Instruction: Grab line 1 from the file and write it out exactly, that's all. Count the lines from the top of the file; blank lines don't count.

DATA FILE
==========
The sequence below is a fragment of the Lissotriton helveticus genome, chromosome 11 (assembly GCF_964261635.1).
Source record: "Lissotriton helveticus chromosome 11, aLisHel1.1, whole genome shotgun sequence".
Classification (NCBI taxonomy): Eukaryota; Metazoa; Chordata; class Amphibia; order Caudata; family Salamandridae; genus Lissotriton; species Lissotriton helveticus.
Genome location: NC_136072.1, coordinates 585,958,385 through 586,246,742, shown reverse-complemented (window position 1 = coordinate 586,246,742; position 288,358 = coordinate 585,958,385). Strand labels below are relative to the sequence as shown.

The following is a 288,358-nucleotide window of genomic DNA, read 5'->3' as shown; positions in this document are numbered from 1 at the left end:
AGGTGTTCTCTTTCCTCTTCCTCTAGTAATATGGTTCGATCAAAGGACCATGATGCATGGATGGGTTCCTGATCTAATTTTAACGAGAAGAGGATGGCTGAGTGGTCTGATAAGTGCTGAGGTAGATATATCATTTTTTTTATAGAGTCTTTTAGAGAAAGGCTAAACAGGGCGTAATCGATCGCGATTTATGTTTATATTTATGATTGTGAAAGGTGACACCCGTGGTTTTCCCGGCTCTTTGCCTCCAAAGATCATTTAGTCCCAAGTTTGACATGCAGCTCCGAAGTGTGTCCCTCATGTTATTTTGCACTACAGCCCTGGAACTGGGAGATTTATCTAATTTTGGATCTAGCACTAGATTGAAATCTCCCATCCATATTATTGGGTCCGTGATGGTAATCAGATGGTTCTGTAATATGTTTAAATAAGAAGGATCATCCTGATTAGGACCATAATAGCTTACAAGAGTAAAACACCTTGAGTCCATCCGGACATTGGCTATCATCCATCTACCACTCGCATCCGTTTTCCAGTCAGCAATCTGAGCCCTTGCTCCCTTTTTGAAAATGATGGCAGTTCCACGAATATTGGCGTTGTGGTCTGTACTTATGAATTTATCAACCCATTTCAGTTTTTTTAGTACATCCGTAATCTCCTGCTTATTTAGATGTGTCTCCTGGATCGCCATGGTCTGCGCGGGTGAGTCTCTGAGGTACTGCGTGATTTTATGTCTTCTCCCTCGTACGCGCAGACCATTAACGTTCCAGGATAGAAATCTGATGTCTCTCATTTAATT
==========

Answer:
The sequence below is a fragment of the Lissotriton helveticus genome, chromosome 11 (assembly GCF_964261635.1).